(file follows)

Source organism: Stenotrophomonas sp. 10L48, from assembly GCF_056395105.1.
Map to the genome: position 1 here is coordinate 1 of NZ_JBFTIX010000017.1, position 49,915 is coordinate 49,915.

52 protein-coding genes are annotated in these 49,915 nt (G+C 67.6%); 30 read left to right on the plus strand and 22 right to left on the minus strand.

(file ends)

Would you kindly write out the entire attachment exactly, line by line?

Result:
Source organism: Stenotrophomonas sp. 10L48, from assembly GCF_056395105.1.
Map to the genome: position 1 here is coordinate 1 of NZ_JBFTIX010000017.1, position 49,915 is coordinate 49,915.

52 protein-coding genes are annotated in these 49,915 nt (G+C 67.6%); 30 read left to right on the plus strand and 22 right to left on the minus strand.